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Remember Y2K? All those pre-New Year’s warnings about what might happen to the world’s computer systems?  People were pretty calm about it, but many thought, hey, better safe than sorry, and stocked up on toilet paper and non-perishables. But as it happened, the giant looming what if turned out to be nothing, and the world […]

Electric Dragon 80,000 Volts

Electric Dragon 80,000 Volts: Filled with Electricity! Filled with Emotion!  Conversing with dragons and creatures, is a man!  Dragon Eye Morrison!” (Thanks, Colin!) Like this:Like Loading…

100 Unicorns in the Garden

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Strange things happen to the Armitages on Mondays. Sometimes there’s a unicorn in the garden, sometimes there are 100. Harriet and Mark, sister and brother, are used to the ghosts, the dragons, the Furies, and so on. Life in their small village, and wacky relatives who come to visit? Much harder to take. Joan Aiken […]

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  • Of Note Elsewhere

    Comics Alliance suggests seven Star Wars comics to read before Disney makes them disappear. (Including a comic by one of Comics Editor Carol’s favorite creative teams–Corinna Bechko and Gabriel Hardman). “Starting in 2015, Disney’s handing the publishing of any and all new Star Wars comics over to Marvel Comics, with an all new, optimized-for-corporate-synergy canon that will spread across all their media platforms. Anything that’s not a movie (especially one of the Original Trilogy movies), or a Clone Wars cartoon, will be unceremoniously Order 66-ed out of existence, giving future filmmakers a clean-ish slate to make movies (and money) on. But what about all those Dark Horse comics? That’s where we come in with 7 Dark Horse Star Wars comics you should track down before they disappear.”

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    At the New York Observer, Ashley Steves writes about Craig Ferguson’s The Late, Late Show. “No one could ever prepare you for watching an episode of Ferguson’s Late Late Show. A friend could not sit you down and explain it (“Well, it’s really meta and deconstructive and there’s a horse”). There was really no good way to recommend it. It was something you discovered and became a part of. You had to stumble upon it on your own, perhaps restless or bored or simply curious while flipping through channels when your eye quickly caught some of the madness. And that’s the best part. It was an unexpected gift. At its worst, it could still send you to bed grinning and comforted. At its best, it was art. It was silly and fun and truly not like any other late night show.”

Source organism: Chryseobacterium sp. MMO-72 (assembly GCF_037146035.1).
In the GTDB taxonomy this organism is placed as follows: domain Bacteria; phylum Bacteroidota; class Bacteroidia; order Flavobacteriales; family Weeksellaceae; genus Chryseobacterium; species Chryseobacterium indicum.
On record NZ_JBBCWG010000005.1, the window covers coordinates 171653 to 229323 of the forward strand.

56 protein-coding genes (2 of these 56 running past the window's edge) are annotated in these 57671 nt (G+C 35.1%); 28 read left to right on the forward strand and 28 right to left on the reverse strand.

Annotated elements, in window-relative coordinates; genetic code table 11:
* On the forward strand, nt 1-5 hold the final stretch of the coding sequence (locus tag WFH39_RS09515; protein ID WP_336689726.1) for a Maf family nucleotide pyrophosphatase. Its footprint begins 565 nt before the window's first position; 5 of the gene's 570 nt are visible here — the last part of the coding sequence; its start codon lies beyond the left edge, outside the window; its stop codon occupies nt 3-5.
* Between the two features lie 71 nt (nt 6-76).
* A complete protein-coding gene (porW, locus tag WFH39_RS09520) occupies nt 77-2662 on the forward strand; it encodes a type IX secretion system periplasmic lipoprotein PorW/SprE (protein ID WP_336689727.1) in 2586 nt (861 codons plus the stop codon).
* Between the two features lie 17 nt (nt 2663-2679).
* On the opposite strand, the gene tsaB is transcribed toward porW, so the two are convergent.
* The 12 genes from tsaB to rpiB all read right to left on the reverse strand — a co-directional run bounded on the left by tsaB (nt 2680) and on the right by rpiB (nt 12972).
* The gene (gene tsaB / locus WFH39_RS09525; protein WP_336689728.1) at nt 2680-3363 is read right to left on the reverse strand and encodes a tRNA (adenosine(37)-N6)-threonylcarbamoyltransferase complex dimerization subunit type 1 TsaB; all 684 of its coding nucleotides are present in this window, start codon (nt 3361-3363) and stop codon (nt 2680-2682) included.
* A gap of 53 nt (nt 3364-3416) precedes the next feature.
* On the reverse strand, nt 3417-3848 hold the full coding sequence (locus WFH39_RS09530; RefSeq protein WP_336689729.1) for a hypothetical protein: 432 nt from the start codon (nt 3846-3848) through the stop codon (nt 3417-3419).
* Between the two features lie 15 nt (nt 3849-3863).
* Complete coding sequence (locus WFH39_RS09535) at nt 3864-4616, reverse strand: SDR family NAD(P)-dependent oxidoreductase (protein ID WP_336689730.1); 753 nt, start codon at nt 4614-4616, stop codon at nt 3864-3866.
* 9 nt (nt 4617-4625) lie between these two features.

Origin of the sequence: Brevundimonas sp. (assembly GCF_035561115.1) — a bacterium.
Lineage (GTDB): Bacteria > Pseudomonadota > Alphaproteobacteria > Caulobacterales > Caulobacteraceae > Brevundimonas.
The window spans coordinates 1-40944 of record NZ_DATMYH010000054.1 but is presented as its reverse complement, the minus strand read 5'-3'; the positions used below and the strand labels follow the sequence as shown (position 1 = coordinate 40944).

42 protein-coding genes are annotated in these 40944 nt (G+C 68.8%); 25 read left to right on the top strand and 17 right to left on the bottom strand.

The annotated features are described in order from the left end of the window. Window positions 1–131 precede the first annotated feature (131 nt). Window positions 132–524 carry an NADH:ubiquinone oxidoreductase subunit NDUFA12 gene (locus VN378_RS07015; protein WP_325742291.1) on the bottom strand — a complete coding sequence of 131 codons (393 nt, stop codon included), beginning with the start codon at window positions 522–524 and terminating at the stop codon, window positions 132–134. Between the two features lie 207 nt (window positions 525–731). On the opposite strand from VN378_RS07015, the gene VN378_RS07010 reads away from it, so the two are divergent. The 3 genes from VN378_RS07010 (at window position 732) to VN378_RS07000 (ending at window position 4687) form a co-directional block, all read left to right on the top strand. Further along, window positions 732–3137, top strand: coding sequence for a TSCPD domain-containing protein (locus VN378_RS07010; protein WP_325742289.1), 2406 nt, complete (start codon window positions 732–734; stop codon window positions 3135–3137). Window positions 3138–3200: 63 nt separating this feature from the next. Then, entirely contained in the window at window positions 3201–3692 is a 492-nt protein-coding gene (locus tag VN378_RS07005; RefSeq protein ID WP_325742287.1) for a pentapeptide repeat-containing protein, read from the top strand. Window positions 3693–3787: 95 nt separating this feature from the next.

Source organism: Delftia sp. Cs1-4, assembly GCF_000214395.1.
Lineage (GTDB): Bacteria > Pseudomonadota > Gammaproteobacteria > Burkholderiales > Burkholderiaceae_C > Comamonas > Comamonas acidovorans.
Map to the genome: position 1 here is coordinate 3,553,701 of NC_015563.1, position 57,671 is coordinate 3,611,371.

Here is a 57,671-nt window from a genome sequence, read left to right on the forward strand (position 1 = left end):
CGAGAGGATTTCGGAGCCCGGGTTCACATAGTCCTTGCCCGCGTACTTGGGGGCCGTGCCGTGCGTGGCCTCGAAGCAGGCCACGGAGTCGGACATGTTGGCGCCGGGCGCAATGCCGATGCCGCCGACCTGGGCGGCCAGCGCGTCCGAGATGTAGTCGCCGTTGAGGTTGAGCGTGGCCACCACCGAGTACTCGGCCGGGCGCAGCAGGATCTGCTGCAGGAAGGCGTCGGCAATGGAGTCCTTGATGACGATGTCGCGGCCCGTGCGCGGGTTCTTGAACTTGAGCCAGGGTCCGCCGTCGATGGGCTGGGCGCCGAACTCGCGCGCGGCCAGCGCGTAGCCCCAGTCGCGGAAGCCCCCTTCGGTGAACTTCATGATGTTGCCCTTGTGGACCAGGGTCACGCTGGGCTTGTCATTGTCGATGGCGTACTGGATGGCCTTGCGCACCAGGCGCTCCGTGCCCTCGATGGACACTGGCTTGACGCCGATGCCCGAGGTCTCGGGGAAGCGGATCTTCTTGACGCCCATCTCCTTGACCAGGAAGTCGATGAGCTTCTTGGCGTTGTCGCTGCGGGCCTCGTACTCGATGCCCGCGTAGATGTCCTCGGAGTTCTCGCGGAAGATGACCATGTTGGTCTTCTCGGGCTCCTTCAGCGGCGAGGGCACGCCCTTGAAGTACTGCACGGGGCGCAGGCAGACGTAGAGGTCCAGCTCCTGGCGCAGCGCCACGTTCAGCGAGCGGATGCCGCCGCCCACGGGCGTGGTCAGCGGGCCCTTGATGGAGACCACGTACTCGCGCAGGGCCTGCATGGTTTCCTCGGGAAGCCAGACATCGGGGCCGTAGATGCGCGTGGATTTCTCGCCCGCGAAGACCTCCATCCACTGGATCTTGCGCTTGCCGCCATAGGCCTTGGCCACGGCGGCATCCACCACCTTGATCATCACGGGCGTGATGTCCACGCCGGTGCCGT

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    At Comics Alliance, Chris Sims interviews Ed Brubaker about his work on Batman, Gotham Central and Catwoman. “When I look back at [Catwoman], I’m so proud of the first 25 issues of that book, when I felt like everything was firing on all cylinders. I probably should’ve left when Cameron Stewart left instead of sticking around. That’s one of those things I look back at and think “Ah, I had a perfect run up until then!” (Incidentally, Comics Editor Carol’s first piece for the Gutter was about Brubaker’s first 25 issues of Catwoman).

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    At Sequential Art, Greg Carpenter writes a lovely piece about Charles Schulz’ Peanuts. “After only two installments, Schulz had solidified the rules for his comic strip.  Random acts of cruelty would punctuate this irrational world, and Schulz’s trapped little adults would be forced to act out simulations of human behavior, using hollow gestures to try to create meaning in a universe where no other meaning was evident.  If Shakespeare’s Macbeth had been a cartoonist, the results of his daily grind, “tomorrow and tomorrow and tomorrow,” might have looked somewhat similar—each character a “poor player that struts and frets his hour upon the stage” until he or she was heard from no more.”

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    The Smithsonian Magazine has a gallery of US spy satellite launches. “Just as NASA creates specially designed patches for each mission into space, [National Reconnaissance Office] follows that tradition for its spy satellite launches. But while NASA patches tend to feature space ships and American flags, NRO prefers wizards, Vikings, teddy bears and the all-seeing eye. With these outlandish designs, a civilian would be justified in wondering if NRO is trolling.”

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    At The Guardian, Keith Stuart and Steve Boxer look at the history of PlayStation.“Having been part of the late 80s rave and underground-clubbing scene, I recognised how it was influencing the youth market. In the early 90s, club culture started to become more mass market, but the impetus was still coming from the underground, from key individuals and tribes. What it showed me was that you had to identify and build relationships with those opinion-formers – the DJs, the music industry, the fashion industry, the underground media.” (via @timmaughan)